The Minneapolis police department will see its budget reduced by $8 million, as the Minneapolis City Council approved its first budget since the death of George Floyd in May. The money will be redirected towards other programs including mental health support and violence prevention, according to a Thursday news release.
The move came after the city failed to abolish its police department entirely following Floyd’s death while in Minneapolis police custody, which sparked massive protests and riots across the country. A Minneapolis police precinct was burned to the ground by rioters.
The Minneapolis City Council voted to “shift nearly $8 million from next year’s police budget to other city services as part of an effort to ‘transform’ public safety in the city,” The Washington Post reported. “The controversial plan was approved unanimously as part of the city’s 2021 budget.”
Democrat Mayor Jacob Frey’s policing budget had stood at $179 million, which already included a $14 million cut compared to the original 2020 budget, due to the economic decline caused by the coronavirus pandemic.
Frey had reportedly stated that he would veto the “irresponsible” bill, but then backtracked on his threat and instead praised the city council for “for removing language that would have permanently shrunk the size of the force by about 130 officers in what he described as a 'defining moment for our city.'"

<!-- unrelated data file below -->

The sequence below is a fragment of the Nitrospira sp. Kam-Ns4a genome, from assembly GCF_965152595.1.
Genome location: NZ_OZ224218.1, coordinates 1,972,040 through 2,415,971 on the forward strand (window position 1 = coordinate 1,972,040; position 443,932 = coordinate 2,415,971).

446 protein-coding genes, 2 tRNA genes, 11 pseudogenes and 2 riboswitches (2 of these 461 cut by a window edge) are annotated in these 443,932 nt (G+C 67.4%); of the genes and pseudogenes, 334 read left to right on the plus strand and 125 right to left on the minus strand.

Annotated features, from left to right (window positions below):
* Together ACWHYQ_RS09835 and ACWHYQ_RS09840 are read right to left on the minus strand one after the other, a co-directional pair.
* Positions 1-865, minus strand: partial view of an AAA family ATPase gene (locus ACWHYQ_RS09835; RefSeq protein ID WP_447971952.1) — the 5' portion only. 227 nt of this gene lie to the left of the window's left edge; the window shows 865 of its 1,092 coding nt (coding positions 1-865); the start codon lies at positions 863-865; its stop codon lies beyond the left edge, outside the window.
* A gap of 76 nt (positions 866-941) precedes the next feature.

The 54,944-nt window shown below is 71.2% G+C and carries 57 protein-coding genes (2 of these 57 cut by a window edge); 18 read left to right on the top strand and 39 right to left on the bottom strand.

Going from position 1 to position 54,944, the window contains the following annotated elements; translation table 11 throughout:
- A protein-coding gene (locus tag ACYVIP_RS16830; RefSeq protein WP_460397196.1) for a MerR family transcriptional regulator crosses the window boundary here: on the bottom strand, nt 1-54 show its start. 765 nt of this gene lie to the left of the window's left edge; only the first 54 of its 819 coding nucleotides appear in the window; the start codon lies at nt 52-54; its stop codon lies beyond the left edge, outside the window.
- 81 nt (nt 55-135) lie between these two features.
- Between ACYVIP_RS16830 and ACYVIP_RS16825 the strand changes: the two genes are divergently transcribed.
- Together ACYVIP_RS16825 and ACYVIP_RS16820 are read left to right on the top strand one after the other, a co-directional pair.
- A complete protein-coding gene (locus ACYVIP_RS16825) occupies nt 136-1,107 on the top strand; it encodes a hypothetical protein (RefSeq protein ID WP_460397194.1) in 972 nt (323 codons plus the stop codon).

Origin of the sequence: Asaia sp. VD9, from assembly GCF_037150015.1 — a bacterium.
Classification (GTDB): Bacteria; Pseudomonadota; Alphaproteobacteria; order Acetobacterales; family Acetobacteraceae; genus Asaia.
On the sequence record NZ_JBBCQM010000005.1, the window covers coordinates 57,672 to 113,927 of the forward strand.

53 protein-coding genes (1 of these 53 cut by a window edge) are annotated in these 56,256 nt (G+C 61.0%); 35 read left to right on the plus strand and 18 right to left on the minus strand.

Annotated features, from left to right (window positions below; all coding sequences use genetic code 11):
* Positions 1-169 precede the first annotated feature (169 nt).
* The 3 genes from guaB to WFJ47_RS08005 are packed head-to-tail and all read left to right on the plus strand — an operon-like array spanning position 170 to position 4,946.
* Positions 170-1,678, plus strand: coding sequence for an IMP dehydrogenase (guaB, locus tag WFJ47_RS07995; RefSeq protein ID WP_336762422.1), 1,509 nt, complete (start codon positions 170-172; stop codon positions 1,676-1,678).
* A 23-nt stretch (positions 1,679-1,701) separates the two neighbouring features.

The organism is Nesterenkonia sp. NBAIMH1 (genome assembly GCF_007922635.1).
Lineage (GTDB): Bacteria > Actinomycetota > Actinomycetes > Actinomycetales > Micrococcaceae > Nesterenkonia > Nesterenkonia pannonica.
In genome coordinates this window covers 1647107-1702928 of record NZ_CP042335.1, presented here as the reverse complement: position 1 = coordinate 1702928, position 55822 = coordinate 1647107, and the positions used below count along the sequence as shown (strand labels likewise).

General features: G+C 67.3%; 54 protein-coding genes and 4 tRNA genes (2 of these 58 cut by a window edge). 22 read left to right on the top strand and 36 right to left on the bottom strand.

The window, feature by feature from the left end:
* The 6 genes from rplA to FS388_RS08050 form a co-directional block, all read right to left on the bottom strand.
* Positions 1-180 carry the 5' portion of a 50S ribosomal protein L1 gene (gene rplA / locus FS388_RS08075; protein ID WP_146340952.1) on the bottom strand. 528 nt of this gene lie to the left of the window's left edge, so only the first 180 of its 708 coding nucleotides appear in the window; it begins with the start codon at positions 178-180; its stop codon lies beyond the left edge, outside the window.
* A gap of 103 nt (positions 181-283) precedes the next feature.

Much of the budget cut from the police department was intended to be allocated for police overtime, which the city police chief had “strongly discouraged,” stating that it was a “necessity.”
The department is reportedly down 166 officers, as many officers have quit, while others are out “on long-term medical leave, many citing post-traumatic stress disorder from the civil unrest that erupted after Floyd’s death.”
An activist told the Washington Post last month that crime in Minneapolis is worse than ever before, even more so than the violent years in the 90s that led to the city being nicknamed “Murderapolis.”
“If you want to talk about pandemics, we’re dealing with a pandemic of violence,” the activist said. “We’re under siege. You wake up and go to bed in fear because you don’t know what’s going to happen next. . . . And our city has failed to protect us.”
According to the Associated Press, violent crime rates have surged in Minneapolis since Floyd’s death. Police have recorded 532 gunshot victims this year as of last Thursday, more than double than in the same period a year ago. Carjackings have also spiked to 375 so far this year, up 331% from the same period last year. Violent crimes have topped 5,100, compared with just over 4,000 for the same period in 2019.